Wetland Plants Help the Environment.
Wetland Plants are great for planting in areas of standing water or swampy areas. The plant’s roots can act as a natural network to stabilize the soil along the edge of the water. The plants also provide shelter to fish and animals. They are excellent to use in restoration projects, stormwater projects, and naturalized areas. Cattails are among the most commonly known, and one of the most important native wetland plants. Cattails provide habitats, improves water quality and provides food for wildlife. Native Americans made flour from cattail roots.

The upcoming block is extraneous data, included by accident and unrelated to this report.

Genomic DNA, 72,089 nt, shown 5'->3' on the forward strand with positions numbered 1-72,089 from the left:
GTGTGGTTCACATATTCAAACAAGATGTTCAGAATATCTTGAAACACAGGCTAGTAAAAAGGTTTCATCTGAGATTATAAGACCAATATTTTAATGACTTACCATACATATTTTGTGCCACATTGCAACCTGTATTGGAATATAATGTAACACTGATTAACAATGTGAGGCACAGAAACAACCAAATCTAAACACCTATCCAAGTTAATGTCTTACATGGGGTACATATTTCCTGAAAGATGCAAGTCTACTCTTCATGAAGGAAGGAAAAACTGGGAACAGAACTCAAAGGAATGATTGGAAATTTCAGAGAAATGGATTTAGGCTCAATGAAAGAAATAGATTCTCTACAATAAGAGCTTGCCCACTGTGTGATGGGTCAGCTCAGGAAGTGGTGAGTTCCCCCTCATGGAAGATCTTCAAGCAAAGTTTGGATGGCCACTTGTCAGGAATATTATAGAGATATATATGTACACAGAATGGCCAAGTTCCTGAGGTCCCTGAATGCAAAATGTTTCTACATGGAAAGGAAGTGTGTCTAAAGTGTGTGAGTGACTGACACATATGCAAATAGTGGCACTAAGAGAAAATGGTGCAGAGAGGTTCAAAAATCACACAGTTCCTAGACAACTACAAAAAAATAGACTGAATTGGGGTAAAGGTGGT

River Oats is named for its oat-like seed-heads, and where it likes to grow; river and stream banks, Birds and small mammals want to eat its seeds. River Oats are easy to grow and nearly maintenance-free. They are aggressive growers, so they may need to be kept under control depending upon placement. Pickerelweed likes to grow in shallow freshwaters, such as marshes, pond edges, lakes, and streams. This plant is easily recognized by its beautiful flowers – large spikes with clusters of violet-blue flowers. There are many benefits to preserving wetlands and wetland plants. Some of the cost benefits are easy to realize, but others have an impact in many indirect ways.